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Vic CCF flags major construction skills issues

The Victorian CCF said the industry’s capability to commence and complete delivery of the various projects would be particularly challenging, and requires a national approach to succeed. The organisers of the event, which was held on February 17, said there was broad agreement on the direction needed to address the skills issues, including but not limited to:
An economic downturn is an opportunity to refocus industry and government on the core strengths and weaknesses of the sector and action reforms accordingly.
A skills bank of retired engineers provides an immediate solution to infrastructuredevelopment needs.
A standard provisional funding sum included in all contracts that must be directed toward training and skills development will vastly improve training and skills development.
Increased partnership between industry, educators and government is required.
A regional employment priority on projects can address regionalised skills shortages.
There is a need to focus on and promote the importance of infrastructure development at the school and secondary college level.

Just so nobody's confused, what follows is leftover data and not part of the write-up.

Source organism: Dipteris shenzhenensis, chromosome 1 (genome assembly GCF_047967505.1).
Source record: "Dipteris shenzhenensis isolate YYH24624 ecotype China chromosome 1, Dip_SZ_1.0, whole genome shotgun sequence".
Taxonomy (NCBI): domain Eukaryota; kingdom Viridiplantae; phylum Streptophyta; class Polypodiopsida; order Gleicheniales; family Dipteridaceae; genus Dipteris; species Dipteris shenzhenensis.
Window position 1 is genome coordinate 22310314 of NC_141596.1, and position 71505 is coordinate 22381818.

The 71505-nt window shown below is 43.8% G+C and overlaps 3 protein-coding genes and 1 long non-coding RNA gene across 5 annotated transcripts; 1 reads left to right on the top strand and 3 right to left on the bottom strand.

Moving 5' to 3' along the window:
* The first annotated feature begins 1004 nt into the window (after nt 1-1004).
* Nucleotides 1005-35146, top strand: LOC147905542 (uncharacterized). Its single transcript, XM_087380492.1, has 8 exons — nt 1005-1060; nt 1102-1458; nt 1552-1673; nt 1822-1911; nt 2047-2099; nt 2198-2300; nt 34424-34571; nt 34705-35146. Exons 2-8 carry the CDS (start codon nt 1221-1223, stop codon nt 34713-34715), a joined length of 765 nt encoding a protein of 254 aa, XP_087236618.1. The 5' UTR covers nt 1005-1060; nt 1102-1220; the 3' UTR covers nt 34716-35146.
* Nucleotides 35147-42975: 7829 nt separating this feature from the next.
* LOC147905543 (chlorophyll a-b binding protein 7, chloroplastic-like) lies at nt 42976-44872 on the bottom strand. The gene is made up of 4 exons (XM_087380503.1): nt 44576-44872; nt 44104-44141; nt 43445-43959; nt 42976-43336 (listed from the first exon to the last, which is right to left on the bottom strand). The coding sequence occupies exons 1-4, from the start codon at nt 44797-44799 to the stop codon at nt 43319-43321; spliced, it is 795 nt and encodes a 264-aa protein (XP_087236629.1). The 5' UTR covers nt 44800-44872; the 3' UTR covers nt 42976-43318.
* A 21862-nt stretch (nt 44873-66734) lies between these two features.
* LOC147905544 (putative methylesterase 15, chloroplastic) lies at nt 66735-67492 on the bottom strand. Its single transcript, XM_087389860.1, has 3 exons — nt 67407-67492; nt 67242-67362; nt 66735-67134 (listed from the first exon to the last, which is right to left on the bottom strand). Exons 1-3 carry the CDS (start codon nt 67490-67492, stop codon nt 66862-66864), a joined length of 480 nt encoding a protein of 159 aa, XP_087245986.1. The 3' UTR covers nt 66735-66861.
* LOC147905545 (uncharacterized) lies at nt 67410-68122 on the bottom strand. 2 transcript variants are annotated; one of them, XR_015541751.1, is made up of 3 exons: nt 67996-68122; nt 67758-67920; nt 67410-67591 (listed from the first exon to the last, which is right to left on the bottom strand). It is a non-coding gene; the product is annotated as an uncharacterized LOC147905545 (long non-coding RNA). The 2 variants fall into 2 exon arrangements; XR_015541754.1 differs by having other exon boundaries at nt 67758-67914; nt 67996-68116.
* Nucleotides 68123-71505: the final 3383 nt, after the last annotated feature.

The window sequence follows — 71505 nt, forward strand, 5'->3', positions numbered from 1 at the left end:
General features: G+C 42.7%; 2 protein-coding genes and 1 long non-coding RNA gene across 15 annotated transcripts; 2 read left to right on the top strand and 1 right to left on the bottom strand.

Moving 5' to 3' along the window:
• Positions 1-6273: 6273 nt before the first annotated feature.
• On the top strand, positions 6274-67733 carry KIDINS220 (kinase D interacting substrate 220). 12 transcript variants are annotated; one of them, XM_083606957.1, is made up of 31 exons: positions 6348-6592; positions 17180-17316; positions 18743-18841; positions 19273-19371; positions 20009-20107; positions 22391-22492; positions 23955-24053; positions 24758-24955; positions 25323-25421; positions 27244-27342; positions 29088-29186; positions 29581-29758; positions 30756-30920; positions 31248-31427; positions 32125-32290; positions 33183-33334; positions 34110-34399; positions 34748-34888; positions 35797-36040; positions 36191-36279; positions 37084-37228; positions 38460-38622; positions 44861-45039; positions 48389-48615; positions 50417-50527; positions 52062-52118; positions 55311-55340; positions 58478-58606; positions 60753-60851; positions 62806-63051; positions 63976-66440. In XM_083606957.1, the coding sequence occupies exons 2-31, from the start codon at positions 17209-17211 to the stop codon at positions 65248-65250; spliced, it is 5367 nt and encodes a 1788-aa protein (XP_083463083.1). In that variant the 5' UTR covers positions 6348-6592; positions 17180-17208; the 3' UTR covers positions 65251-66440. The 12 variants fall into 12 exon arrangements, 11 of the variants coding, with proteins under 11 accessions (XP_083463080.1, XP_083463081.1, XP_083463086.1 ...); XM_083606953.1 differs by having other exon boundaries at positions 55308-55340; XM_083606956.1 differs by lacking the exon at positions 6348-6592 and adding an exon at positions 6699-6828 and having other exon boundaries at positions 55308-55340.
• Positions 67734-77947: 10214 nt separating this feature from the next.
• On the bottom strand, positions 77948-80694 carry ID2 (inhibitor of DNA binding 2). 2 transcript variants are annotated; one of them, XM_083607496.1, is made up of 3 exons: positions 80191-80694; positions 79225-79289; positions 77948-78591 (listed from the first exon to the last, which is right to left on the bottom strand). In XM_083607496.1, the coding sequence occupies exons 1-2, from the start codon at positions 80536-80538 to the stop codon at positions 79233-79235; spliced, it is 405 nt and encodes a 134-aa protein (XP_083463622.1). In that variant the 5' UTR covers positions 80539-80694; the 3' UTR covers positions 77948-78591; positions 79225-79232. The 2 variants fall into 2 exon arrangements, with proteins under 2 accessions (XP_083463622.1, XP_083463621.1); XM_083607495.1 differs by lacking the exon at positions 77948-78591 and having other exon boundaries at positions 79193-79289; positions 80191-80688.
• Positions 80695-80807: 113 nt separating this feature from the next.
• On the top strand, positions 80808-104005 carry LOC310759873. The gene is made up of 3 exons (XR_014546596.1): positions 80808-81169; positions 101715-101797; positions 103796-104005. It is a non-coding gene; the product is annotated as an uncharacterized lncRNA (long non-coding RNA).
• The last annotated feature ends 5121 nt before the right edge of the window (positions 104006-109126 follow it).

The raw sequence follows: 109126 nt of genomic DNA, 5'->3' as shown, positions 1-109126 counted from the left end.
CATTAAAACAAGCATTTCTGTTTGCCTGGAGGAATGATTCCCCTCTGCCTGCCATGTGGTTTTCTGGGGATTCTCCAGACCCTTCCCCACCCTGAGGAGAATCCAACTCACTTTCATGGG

The Victorian CCF said the forum, called Skills Summit Victoria, was attended by more than 100 representatives of local and state government, water companies, civil contracting firms and other construction companies. The forum assessed a number of issues affecting skill levels including lack of ongoing training, inconsistencies and lack of standardisation across all levels of government, and an ageing workforce. There skills summit also recognised the need for collaboration across industry, government and the education and training sector. The Victorian CCF said a steering committee chaired by its president Ian Sowerby is being formed to implement the key issues identified in the Summit.The first meeting is scheduled for March 19.

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